Bottom Line: As expected, these two share a lot of the same tech features. The big differences are at the bottom and top of the ranges. The Escape has a tiny central screen in fleet-friendly S trim versus the 8.0-inch touchscreen in the base BroSpo. At the high end, the Escape holds an advantage with the digital instrument panel and panoramic moonroof. In the volume-leading middle trims, they’re pretty much even.


Bronco Sport: If you opt for the Bronco Sport Badlands, you’ll find a 2.0-liter turbocharged four cylinder engine. This four-pot is good for 250 horsepower and 277 pound-feet of torque, routed to all four wheels via an eight-speed automatic. The rest of the lineup lops a cylinder off, with a 1.5-liter three-pot making 181 hp and 190 lb-ft. AWD is standard on all trims.

A standard terrain management system (GOAT – Goes Over Any type of Terrain) provides five different modes for 1.5-liter models, and seven for the 2.0-liter.

SEE ALSO: 2020 Ford Escape Hybrid vs 2020 Toyota RAV4 Hybrid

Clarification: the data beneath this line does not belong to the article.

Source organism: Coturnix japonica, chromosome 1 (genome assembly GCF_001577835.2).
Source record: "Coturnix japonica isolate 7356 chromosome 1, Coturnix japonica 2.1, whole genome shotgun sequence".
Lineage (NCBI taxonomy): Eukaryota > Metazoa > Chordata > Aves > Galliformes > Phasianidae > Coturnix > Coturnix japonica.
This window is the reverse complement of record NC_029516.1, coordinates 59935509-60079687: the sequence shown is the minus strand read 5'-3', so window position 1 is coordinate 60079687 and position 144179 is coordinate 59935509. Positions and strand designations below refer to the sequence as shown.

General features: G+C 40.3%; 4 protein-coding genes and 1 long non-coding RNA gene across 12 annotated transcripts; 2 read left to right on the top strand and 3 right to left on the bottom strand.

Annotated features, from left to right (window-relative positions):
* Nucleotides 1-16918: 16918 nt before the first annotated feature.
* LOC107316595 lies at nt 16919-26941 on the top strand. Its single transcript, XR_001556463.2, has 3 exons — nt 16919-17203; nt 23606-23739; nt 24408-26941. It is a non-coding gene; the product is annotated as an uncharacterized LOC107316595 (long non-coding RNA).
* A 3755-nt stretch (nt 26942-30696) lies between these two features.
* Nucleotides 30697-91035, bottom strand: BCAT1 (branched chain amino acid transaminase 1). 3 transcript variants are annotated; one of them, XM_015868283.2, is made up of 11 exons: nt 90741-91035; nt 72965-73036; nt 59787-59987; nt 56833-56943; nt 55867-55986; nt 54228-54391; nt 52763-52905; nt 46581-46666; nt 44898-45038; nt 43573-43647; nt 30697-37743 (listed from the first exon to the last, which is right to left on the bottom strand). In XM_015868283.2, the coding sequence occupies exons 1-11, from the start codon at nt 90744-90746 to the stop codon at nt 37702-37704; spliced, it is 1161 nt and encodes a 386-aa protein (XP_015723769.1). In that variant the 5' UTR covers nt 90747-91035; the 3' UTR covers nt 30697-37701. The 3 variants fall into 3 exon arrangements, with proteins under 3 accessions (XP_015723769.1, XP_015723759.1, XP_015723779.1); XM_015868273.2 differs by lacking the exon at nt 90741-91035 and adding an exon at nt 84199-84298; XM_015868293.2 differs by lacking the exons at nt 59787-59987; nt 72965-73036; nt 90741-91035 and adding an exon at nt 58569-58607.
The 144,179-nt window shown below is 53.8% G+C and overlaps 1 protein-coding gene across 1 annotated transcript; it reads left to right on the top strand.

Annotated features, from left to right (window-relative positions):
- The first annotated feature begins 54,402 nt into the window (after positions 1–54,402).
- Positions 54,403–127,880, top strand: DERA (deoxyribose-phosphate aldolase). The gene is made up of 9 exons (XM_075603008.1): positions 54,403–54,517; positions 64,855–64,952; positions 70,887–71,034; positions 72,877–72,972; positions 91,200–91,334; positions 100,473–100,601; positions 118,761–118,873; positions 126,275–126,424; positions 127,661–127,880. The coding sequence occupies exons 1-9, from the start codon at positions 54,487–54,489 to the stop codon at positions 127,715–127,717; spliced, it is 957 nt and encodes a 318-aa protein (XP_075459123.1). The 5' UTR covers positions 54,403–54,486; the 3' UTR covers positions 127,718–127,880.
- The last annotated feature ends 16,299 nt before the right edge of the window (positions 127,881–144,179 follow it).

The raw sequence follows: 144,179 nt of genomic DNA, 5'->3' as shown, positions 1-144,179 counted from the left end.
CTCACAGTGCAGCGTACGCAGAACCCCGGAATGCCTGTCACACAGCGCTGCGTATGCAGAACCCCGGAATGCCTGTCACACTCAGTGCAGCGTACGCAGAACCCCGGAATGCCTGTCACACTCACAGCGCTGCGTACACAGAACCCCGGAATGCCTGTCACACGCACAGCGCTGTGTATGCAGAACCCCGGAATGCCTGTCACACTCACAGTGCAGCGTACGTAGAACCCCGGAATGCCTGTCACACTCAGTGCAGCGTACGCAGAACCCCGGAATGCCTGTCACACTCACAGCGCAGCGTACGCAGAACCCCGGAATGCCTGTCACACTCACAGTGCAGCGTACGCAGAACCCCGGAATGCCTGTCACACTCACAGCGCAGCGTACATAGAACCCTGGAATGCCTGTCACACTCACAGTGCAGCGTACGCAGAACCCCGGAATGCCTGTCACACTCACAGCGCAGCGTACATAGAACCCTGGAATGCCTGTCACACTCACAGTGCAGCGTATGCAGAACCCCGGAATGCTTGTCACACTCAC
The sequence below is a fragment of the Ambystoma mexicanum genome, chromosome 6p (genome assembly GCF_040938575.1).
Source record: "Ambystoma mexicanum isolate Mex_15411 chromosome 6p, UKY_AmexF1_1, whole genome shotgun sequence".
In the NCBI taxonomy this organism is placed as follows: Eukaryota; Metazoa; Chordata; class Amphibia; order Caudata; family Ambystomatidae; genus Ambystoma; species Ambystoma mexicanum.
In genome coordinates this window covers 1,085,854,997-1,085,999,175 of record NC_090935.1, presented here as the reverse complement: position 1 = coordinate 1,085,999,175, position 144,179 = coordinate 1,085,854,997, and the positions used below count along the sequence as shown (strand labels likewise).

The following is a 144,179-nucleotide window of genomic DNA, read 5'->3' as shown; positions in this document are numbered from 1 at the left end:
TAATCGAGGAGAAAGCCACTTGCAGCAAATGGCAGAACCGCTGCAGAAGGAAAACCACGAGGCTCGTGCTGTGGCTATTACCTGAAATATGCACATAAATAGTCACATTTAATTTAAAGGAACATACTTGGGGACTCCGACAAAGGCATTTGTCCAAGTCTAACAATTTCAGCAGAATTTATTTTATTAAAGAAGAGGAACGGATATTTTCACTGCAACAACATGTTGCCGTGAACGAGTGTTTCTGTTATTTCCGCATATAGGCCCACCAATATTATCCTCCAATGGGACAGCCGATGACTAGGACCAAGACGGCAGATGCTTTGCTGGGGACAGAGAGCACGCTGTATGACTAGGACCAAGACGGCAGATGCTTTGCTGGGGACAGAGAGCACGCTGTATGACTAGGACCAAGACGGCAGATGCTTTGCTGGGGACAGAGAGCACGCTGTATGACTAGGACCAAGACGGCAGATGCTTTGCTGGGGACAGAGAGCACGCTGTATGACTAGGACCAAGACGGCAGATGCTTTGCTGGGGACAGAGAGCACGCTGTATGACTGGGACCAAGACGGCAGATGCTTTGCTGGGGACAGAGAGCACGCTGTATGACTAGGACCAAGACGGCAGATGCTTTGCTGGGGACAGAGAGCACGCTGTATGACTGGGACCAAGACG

Escape: If you’re shopping gas-only Escapes, you’ve got the same two EcoBoost engine options as the BroSpo: a 1.5-liter three-cylinder and 2.0-liter four-cylinder. The smaller engine is available with either front- or all-wheel drive; the latter is AWD only, and enjoys a 3 lb-ft advantage (now 280 lb-ft).

Want a hybrid? You’ve got options. Both the series and plug-in versions use a 2.5-liter naturally-aspirated four-cylinder, paired with an electric motor. Total output is 200 hp in both, though the PHEV can naturally go further on nothing but electrons. It’s front-drive only, though; the regular hybrid comes with either drivetrain setup.

Bottom Line: Until the Bronco Sport offers a hybrid version, the Escape has it licked.

Fuel Economy

Bronco Sport: The EPA pegs the 1.5-liter Bronco Sport at 25 mpg city, 28 mpg highway, and 26 mpg combined. Canadian figures are 9.3, 8.3, and 8.9 L/100 km, respectively.

Spring for the 2.0-liter and you’re looking at 21/26/23 mpg (11.1/8.9/10.1 L/100 km).

SEE ALSO: 2020 Kia Telluride vs 2019 Subaru Ascent: Three-Row Throwdown

Escape: A front-drive Escape 1.5-liter scores 28 mpg city and 34 mpg highway, combining for an even 30 mpg average. Canadian figures are 8.5, 6.8, and 7.8 L/100 km, respectively. Checking the AWD box shaves 2 mpg off both city and combined figures, and 3 mpg off the highway score. (Canada: 9.0/7.6/8.4 L/100 km.)

Splashing for the 2.0-liter? You’re looking at 23/31/26 mpg (10.4/7.5/9.1 L/100 km), respectively.